In the reviewed cases, the interval from primary malignant melanoma to pancreatic metastasis varied from 2.6 to 22 years, and the long-term survival from treatment to latest follow-up was 3–264 months with the present case (no. 7, Table 1) achieving by far the longest survival.

Table 1

Table 1

Of the 7 cases, 5 cases, the present case included, originated with cutaneous malignant melanoma and 2 as ocular malignant melanomas.

Our patient had the metastasis located in the head of the pancreas and received a PD, whereas the other 3 cases with metastasis location in the head of the pancreas received either a total pancreatectomy or a pylorus preserving PD (PPPD). In the 2 cases where the metastasis was located in the tail of the pancreas, the patients received a distal pancreatectomy (DP) and splenectomy. Eidt et al4 do not describe the location of the metastasis in the pancreas.

Based on the cases presented in Table 1, there is no obvious correlation between primary site of the melanoma, tumor location in the pancreas, the surgical treatment modality, and the long-term survival of the patient.

According to the literature, the PPPD procedure is growing increasingly popular compared with a traditional PD.13 In a PPPD, the pylorus and thus normal gastric emptying are preserved. It shows similar long-term survival as a PD (which is a PD and hemigastrectomy), but patients benefit from improved recovery of weight after a PPPD. Therefore, the PPPD is recommended when the tumor does not involve the stomach and when the lymph nodes along the gastric curvatures are not affected. When the tumor is located in the body or the tail of the pancreas, the surgical procedure should be a DP with splenectomy, as described in 2 cases reported by He et al10 and Portale et al.3,13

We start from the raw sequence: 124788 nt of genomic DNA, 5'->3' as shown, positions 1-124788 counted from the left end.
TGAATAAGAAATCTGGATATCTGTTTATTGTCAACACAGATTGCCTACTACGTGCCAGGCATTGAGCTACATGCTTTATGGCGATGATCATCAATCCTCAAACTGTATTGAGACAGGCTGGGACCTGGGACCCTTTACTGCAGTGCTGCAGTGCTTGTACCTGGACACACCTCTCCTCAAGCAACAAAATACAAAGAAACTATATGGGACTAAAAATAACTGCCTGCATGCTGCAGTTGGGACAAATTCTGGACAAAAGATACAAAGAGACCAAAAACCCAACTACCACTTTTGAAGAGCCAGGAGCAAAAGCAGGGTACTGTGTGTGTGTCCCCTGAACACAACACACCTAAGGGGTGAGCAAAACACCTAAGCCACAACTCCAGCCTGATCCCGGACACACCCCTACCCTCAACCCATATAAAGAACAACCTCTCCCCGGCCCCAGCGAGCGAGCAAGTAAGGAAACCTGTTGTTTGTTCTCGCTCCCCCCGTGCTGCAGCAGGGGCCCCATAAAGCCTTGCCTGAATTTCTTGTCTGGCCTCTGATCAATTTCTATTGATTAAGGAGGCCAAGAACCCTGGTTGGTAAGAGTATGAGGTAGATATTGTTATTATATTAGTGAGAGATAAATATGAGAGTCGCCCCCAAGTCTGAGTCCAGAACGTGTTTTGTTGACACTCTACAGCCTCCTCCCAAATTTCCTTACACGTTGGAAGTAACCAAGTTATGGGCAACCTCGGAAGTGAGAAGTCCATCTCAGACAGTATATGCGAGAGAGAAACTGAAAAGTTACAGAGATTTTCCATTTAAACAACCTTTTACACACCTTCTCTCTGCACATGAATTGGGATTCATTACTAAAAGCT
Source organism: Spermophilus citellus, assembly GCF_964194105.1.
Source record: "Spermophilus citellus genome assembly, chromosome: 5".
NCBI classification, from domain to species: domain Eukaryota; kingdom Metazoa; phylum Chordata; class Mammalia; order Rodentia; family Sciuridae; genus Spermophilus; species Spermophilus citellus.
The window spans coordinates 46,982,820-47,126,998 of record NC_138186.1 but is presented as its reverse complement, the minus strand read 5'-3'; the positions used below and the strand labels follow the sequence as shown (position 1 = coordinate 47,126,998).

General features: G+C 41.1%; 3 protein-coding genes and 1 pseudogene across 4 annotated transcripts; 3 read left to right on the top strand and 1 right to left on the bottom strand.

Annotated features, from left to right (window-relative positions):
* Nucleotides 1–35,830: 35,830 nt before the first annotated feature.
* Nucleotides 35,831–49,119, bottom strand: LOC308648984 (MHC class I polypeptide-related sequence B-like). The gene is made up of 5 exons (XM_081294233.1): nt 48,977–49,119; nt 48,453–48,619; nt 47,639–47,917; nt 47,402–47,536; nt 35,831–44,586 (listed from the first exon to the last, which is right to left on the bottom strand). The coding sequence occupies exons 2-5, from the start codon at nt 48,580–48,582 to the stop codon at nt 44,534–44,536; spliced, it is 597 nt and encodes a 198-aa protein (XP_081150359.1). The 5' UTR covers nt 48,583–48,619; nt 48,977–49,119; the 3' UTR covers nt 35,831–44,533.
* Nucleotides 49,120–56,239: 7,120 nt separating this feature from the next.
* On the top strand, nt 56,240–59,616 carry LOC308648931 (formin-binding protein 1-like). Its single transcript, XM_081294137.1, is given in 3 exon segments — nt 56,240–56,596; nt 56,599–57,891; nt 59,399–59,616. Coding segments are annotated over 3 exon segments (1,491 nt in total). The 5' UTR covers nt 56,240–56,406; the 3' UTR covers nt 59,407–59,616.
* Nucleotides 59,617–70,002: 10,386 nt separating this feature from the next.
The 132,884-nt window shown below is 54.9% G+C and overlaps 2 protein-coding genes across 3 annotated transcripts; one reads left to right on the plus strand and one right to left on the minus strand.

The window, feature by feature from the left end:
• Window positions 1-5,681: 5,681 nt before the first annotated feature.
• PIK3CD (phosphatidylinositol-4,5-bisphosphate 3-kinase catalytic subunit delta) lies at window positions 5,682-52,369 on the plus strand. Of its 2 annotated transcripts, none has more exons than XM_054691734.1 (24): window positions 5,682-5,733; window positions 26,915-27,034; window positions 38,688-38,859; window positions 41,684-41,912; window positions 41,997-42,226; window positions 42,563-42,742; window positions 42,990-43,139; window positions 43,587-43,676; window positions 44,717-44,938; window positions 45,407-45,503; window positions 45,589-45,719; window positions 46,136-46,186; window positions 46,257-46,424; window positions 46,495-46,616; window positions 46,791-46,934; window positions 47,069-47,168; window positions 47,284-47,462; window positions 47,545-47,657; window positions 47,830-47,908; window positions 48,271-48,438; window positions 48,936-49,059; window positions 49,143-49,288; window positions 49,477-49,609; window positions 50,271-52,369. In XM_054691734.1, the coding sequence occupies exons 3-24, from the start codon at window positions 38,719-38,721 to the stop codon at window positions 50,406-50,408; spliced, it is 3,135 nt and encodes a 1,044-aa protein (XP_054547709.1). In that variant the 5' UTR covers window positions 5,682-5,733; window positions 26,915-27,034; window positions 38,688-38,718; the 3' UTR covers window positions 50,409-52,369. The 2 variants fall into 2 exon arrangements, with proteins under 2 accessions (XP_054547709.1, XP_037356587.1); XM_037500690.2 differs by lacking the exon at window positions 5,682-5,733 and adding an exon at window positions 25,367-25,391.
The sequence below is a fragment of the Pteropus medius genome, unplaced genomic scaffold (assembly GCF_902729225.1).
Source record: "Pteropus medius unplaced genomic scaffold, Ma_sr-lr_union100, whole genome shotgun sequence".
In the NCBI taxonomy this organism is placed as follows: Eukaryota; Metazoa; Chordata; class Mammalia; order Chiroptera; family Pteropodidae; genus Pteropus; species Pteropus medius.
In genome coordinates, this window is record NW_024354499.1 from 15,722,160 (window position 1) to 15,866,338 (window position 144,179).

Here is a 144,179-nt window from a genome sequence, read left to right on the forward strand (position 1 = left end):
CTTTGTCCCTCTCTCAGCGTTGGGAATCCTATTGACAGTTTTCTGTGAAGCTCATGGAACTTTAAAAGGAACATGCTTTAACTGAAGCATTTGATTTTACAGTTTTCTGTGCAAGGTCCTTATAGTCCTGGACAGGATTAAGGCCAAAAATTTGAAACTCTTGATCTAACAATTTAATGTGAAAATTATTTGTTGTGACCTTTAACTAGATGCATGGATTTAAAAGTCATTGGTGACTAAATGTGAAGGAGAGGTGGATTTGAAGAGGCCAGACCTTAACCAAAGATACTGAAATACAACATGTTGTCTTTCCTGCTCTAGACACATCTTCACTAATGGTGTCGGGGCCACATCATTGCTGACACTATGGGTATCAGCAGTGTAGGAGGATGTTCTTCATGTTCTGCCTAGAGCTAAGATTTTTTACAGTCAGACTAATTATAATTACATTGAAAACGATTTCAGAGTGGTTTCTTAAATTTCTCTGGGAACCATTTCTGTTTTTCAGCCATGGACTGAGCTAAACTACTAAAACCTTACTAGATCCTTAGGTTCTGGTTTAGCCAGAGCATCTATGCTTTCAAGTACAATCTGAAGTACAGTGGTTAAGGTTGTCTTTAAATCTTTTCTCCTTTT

Our presented case received treatment with interleukin-2 and interferon-α and radiotherapy before surgery. Two cases (Eidt et al4 and He et al10) received adjuvant therapy and with a resulting relative long-term survival of 76 and 25 months. Unfortunately, no specific data concerning this adjuvant chemotherapy are presented in the articles. The 4 other cases did not receive any systemic treatment: 2 were reported dead after 3 and 14 months after treatment with PPPD, and 1 patient had a total pancreatectomy and was reported alive with no evidence of disease after 7 months. The last patient was treated with a DP and splenectomy and was alive with no evidence of disease 84 months after surgery. Furthermore, only our patient received radiotherapy. Radiotherapy for metastatic melanoma is generally associated with improved local and regional control rates without any survival benefit.11

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The available material is too small to make any conclusions, but the reviewed cases may point to a role for systemic therapy in the treatment of isolated melanoma metastatic to the pancreas and maybe also for radiotherapy.

The current case shows that even after malignant melanoma metastasis to pancreas, long-term survival is possible.